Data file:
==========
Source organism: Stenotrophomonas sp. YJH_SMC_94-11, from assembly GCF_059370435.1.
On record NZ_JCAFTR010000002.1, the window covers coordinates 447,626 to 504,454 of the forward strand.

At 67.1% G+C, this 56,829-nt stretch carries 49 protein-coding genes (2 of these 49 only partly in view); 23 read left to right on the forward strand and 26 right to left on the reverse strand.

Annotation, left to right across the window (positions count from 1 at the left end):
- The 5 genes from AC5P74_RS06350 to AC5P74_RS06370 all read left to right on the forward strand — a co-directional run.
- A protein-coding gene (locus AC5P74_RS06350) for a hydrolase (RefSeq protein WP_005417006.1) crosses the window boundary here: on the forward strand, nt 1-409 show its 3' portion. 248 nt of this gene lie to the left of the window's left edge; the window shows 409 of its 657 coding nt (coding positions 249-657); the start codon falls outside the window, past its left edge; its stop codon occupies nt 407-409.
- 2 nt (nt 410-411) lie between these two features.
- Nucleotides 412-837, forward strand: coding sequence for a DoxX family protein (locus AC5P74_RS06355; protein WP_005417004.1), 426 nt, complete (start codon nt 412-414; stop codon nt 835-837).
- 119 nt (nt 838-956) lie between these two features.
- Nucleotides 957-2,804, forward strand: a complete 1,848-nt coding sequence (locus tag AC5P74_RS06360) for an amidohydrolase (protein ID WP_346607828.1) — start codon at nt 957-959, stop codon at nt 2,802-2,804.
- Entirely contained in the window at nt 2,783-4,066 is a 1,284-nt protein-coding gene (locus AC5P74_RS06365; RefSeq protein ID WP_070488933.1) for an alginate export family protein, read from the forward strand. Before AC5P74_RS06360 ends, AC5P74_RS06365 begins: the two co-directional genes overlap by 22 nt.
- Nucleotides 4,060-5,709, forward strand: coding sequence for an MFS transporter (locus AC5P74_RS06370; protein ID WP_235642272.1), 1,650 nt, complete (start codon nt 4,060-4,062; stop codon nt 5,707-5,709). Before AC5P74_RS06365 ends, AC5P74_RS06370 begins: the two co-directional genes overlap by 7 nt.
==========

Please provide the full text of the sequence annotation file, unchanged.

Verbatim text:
Source organism: Stenotrophomonas sp. YJH_SMC_94-11, from assembly GCF_059370435.1.
On record NZ_JCAFTR010000002.1, the window covers coordinates 447,626 to 504,454 of the forward strand.

At 67.1% G+C, this 56,829-nt stretch carries 49 protein-coding genes (2 of these 49 only partly in view); 23 read left to right on the forward strand and 26 right to left on the reverse strand.

Annotation, left to right across the window (positions count from 1 at the left end):
- The 5 genes from AC5P74_RS06350 to AC5P74_RS06370 all read left to right on the forward strand — a co-directional run.
- A protein-coding gene (locus AC5P74_RS06350) for a hydrolase (RefSeq protein WP_005417006.1) crosses the window boundary here: on the forward strand, nt 1-409 show its 3' portion. 248 nt of this gene lie to the left of the window's left edge; the window shows 409 of its 657 coding nt (coding positions 249-657); the start codon falls outside the window, past its left edge; its stop codon occupies nt 407-409.
- 2 nt (nt 410-411) lie between these two features.
- Nucleotides 412-837, forward strand: coding sequence for a DoxX family protein (locus AC5P74_RS06355; protein WP_005417004.1), 426 nt, complete (start codon nt 412-414; stop codon nt 835-837).
- 119 nt (nt 838-956) lie between these two features.
- Nucleotides 957-2,804, forward strand: a complete 1,848-nt coding sequence (locus tag AC5P74_RS06360) for an amidohydrolase (protein ID WP_346607828.1) — start codon at nt 957-959, stop codon at nt 2,802-2,804.
- Entirely contained in the window at nt 2,783-4,066 is a 1,284-nt protein-coding gene (locus AC5P74_RS06365; RefSeq protein ID WP_070488933.1) for an alginate export family protein, read from the forward strand. Before AC5P74_RS06360 ends, AC5P74_RS06365 begins: the two co-directional genes overlap by 22 nt.
- Nucleotides 4,060-5,709, forward strand: coding sequence for an MFS transporter (locus AC5P74_RS06370; protein ID WP_235642272.1), 1,650 nt, complete (start codon nt 4,060-4,062; stop codon nt 5,707-5,709). Before AC5P74_RS06365 ends, AC5P74_RS06370 begins: the two co-directional genes overlap by 7 nt.